The mechanical torque of the rotating tool causes mechanical shearing to the immediate work material close to the rotating tool and work material interface, forcing soft work material layers to motion and strained, creating flows of fine layers of materials prior progression into weldment. The flow motion or velocity is visually estimated through the grain size and shape, correlated to internal strain rate [24]. The material flow and joining mechanisms are described by the region formed by the FSW process known as the flow zones. It describes the zones where shear layers are visibly distinguished by material characteristics and exhibit the evident of non-melting but severely deformed soft material deposited into amalgamated weldment in layers and flowing manner.

2.2.5. Welding characteristics

Temperature profile and history of FSW process are resembled by the distinct regions at the weldment. These regions are characterized by discrete microstructure sizes, shapes and varying properties, produced by the significant thermal effect and mechanical deformation. Under the heat generation, lump effect and heat transfer of the process, thermal profiles are being distributed from the crown shaped heat source around the rotating tool to work material interface toward the peripheral work materials surfaces and edges [22, 25]. These regions are known as; 1) weld nugget, the product of plastic deformation due to the stirring effect deposited behind the rotating tool pin at the trailing edge, 2) thermo-Mechanically Affected Zone (TMAZ) of internally sheared plastic deformation within the work material away from rotating tool to work material interface, 3) heat Affected Zone (HAZ) of structurally altered and thermally affected region due to intense temperature different between TMAZ and base metal temperature region, and 4) base metal of work material which is not physically affected by the thermal effect [26].

Temperature profile within the FSW process portrayed direct relationship of the heat generation, torque generated through the rotating tool, loads exerted throughout the work material and power consumed by the welding process. Both thermal and mechanical effect from heat generation and stirring effect engender welding characteristic in term of stresses, tensile and hardness properties. For which, the rotating tool rotational and traverse speed interchangeably influenced the temperature profile and affectively manipulate the material flow behaviour, weld material chemical composition, microstructure orientation, strain, residual stress, thermal stress, material hardness and strength of the weldment [27, 28, 29]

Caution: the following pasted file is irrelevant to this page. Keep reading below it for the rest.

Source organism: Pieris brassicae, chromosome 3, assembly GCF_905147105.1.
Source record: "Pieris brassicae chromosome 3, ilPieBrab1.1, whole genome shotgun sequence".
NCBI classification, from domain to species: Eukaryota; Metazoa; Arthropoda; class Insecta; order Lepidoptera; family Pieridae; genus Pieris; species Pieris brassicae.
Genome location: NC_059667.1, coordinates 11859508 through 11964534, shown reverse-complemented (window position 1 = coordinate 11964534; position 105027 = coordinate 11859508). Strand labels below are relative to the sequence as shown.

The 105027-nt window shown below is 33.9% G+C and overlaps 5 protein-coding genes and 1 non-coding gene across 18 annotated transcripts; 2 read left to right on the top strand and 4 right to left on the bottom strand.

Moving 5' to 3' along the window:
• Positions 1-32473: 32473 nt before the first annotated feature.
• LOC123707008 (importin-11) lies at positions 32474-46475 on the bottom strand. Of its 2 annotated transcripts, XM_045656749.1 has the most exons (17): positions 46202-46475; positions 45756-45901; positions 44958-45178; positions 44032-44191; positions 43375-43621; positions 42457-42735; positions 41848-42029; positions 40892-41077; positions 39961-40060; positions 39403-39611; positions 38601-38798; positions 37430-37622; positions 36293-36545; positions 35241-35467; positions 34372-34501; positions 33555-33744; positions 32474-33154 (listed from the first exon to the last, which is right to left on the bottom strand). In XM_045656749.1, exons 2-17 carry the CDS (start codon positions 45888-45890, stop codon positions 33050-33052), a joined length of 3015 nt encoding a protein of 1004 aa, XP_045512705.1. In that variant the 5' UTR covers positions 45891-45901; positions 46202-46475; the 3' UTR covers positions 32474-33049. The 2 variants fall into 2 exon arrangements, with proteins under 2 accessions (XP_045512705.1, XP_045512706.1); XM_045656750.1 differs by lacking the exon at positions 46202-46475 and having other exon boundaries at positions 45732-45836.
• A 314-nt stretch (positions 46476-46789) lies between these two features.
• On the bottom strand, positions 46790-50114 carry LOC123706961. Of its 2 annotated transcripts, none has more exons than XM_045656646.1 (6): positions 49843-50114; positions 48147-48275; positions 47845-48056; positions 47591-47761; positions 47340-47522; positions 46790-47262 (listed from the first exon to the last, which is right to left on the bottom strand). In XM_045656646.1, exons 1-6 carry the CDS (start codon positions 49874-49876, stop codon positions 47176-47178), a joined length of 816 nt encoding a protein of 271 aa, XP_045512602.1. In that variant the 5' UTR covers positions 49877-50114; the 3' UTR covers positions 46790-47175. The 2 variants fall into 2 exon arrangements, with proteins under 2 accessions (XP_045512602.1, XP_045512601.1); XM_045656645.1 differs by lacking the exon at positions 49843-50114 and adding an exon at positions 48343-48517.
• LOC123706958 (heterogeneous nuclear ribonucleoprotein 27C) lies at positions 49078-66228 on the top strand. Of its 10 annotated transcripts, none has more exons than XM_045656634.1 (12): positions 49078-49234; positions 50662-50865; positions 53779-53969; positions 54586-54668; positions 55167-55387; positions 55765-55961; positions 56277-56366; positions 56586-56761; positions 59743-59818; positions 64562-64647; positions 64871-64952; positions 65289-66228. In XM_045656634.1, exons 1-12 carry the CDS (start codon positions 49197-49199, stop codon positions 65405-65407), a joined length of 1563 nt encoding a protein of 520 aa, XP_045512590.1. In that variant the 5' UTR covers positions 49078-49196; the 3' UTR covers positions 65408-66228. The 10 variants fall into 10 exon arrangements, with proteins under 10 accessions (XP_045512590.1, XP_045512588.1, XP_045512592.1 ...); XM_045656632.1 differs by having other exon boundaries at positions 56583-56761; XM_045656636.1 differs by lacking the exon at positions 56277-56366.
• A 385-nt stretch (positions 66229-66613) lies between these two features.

2.3. Applications of friction stir welding

Recently, FSW won attractive attention by manufacturing industries because of the ability that outperformed other welding technique such as tungsten inert gas (TIG) to weld aluminium. Besides, it has the ability to be adapted in advanced automation system such as robotic which is very predominant in aluminium components and panel fabrications of highly rated technology readiness level [30]. For example, it is an applicable technique adapted for rail cars for fabrication of floor panel part of a Type 700 Shinkansen or bullet train, as well as the aluminium roof, side wall and floor panel for suburban train and other more recent commuter or express rail cars [31]. This is due to its low distortion and its suitability to produce large welded products including prefabricated panels as well as tailored blanks and joints. These advantages are also shared in marine application when it is first commercially used for ship building in 1996 with the ability to joint thick panels, sandwiched, honeycomb panels and corrosion resistance material panels [32]. FSW is well favoured for performing butt join in comparison to conventional arc welding application which also turns out to be significantly viable in terms of low labour cost and shorter welding cycle time [33].